During my recent bout of illness I watched about forty hours of Buffy the Vampire Slayer on DVD. I ordinarily watch very little TV (I don't own one) so seeing a concentrated chunk from a single series made me super-conscious of some of the recurring patterns in the show. Series television depends upon recurring patterns for practical reasons, but this has serious artistic consequences for the medium.
Efforts to control production costs necessarily create recurring themes in a show's visual style. The most obvious and important example is the tendency to use the same sets repeatedly, either to represent a location frequented by the characters or to create “new” sets by redressing old ones in new ways. Handled artfully, this can be a real strength, creating a vivid world where the characters live. The bridge of the Enterprise is as much a character on Star Trek as Spock or Captain Picard. Or think of the Stedmans' house on thirtysomething, the endlessly re-dressed cemetary on Buffy, or the garage in Taxi. On ER, M*A*S*H, and The West Wing, the setting is the title character! The recurrance of sets, costumes, and props can also put a television show into an almost pure world of characters and dialogue: I don't think we ever left the two-room office on Barney Miller, giving the show a simplicity that contributed to its distinctive rhythm.
Recurring patterns emerge also from the way that the storytelling in a series interacts with the viewer's time: a show has both a very short and a very long chunk of the viewer's attention. On the level of an individual episode, you have 22 or 45 minutes of screen time, which compels a lot of storytelling efficiency. If you can rely on the same rules for vampires, or phasers, or ER proceedure, you don't have to spend time providing this exposition. But then once you've seen several epsiodes, these recurring elements become what you take away from the show, more than any particular story: Buffy kickboxing, Hawkeye with a martini, Columbo saying “there's just one thing that bothers me.”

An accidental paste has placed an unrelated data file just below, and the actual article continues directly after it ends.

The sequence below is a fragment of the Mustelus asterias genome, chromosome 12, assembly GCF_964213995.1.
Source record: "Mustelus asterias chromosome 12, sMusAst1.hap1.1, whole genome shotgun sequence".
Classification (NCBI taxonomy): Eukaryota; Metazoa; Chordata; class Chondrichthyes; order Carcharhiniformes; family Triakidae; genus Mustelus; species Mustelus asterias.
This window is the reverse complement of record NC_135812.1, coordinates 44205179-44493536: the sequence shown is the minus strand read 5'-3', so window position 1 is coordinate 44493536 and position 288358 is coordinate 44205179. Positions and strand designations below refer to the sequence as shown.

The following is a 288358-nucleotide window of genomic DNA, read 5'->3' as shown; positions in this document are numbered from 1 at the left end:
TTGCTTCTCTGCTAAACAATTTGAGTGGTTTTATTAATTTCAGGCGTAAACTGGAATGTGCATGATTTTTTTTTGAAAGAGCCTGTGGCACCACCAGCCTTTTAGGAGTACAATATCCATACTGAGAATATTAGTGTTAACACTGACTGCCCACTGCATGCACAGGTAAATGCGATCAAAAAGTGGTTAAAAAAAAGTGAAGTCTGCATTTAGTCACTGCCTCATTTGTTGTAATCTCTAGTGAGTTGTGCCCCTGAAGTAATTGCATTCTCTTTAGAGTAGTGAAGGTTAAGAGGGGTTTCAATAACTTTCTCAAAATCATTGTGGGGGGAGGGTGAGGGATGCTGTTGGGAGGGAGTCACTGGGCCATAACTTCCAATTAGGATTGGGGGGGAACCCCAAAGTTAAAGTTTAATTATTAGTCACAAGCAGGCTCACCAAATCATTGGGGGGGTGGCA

In the episode “The Zeppo” Buffy demonstrates the clever effects that this makes possible. The episode has the same basic structure as Tom Stoppard's Rosencrantz and Guildenstern are Dead. Stoppard follows two minor characters from Hamlet, with Shakespeare's play only occasionally intersecting for brief scenes. Rosencrantz is funny because the audience understands what's happening better than Rosencrantz and Guildenstern do — we've already seen Hamlet, and Stoppard can take advantage of that pre-existing knowledge. In “The Zeppo”, Xander is separated from the other characters for most of the episode, occasionally intersecting with the other Buffy characters who are facing an apocalyptic threat.
But dig it: in “The Zeppo,” the Buffy story that our protagonist intersects with is a story we have never seen. Yet we can follow it because what we do see is full of recurring elements we recognize from other episodes: Willow preparing a magic spell, Buffy and Angel declaring their love for one another, the end of the world averted in secret in tunnels beneath Sunnydale. The show itself is winking at us, saying it knows it falls into these patterns, and then using that admission to tell a different kind of story.